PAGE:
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J Cell Sci. 2005 Sep 1;118(Pt 17):3905-15. Epub 2005 Aug 9.

ER stress and SREBP-1 activation are implicated in beta-cell glucolipotoxicity.

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  • 1Department of Cell Physiology and Metabolism, University Medical Center, Geneva, CH-1211, Switzerland. Haiyan.Wang@medecine.unige.ch

Abstract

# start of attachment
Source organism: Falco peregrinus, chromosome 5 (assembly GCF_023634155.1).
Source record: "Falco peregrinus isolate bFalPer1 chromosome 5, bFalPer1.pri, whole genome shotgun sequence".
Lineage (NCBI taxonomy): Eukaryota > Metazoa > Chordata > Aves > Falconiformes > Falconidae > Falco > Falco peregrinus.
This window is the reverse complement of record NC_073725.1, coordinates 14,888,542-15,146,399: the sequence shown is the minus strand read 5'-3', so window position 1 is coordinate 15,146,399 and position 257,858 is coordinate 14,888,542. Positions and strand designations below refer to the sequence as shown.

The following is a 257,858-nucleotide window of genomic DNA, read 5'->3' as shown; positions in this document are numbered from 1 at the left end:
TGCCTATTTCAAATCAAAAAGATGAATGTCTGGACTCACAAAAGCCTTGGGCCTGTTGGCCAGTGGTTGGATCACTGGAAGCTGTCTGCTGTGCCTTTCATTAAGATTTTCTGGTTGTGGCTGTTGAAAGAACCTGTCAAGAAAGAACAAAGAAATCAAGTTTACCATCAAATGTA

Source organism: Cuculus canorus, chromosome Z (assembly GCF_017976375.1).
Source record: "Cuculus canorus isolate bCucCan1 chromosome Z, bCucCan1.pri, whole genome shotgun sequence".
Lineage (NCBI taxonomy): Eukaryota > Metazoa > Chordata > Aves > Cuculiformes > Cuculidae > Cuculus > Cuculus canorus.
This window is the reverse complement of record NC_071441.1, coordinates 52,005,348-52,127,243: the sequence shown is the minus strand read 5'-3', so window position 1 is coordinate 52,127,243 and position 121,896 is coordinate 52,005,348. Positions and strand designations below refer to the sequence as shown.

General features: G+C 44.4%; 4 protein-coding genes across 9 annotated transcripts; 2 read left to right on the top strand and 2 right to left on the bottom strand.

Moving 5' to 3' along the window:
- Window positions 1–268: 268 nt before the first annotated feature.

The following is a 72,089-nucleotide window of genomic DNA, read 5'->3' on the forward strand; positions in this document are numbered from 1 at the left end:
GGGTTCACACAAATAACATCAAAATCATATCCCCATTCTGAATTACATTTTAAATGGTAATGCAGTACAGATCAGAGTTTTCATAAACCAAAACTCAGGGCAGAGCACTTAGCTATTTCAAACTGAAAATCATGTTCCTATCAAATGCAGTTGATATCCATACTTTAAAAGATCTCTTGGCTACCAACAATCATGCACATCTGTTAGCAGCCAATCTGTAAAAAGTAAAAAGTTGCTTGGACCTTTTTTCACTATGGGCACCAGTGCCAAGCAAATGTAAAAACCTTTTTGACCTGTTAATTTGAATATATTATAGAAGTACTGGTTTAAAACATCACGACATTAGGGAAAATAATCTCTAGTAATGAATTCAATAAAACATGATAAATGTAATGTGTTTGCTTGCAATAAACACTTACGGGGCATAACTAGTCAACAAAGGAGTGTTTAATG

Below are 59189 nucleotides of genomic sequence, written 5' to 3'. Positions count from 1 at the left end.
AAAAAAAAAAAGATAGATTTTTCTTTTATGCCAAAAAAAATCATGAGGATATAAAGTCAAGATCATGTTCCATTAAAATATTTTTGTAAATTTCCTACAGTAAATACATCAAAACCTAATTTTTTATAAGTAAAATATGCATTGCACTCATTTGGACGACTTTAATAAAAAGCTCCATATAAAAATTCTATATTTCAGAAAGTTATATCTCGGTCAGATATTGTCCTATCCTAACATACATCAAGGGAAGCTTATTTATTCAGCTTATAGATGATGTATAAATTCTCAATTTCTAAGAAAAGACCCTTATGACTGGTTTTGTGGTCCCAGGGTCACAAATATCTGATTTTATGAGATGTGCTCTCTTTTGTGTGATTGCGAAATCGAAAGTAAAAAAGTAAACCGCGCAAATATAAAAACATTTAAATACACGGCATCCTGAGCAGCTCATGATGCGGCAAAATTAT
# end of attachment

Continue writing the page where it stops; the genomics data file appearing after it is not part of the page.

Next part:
The reduction in insulin secretory capacity and beta-cell mass observed in type 2 diabetes is thought to be caused by glucolipotoxicity secondary to hyperglycemia and hyperlipidemia. Our aim in this study was to elucidate the underlying molecular mechanisms. We found a strong correlation between chronic high-glucose treatment and SREBP-1c activation in INS-1 cells and rat islets. Both high-glucose treatment and SREBP-1c activation in INS-1 cells resulted in lipid accumulation, impaired glucose-stimulated insulin secretion, apoptosis, and strikingly similar gene expression patterns, including upregulation of lipogenic and pro-apoptotic genes and downregulation of IRS2, Bclxl and Pdx1. These lipotoxic effects of high glucose were largely prevented by induction of a dominant-negative mutant of SREBP-1c, suggesting SREBP-1c is a major factor responsible for beta cell glucolipotoxicity. Moreover, overexpression of another lipogenic transcription factor, ChREBP, in INS-1 cells did not cause lipotoxicity. Intriguingly, chronic high glucose treatment in INS-1 cells led to pronounced induction of the ER stress marker genes, BIP and Chop10. Treatment of rat islets with both chronic high glucose and two ER stress inducers, thapsigargin and tunicamycin, enhanced SREBP-1 binding to the human IRS2 promoter. These results suggest that SREBP-1 activation caused by ER stress is implicated in beta-cell glucolipotoxicity.

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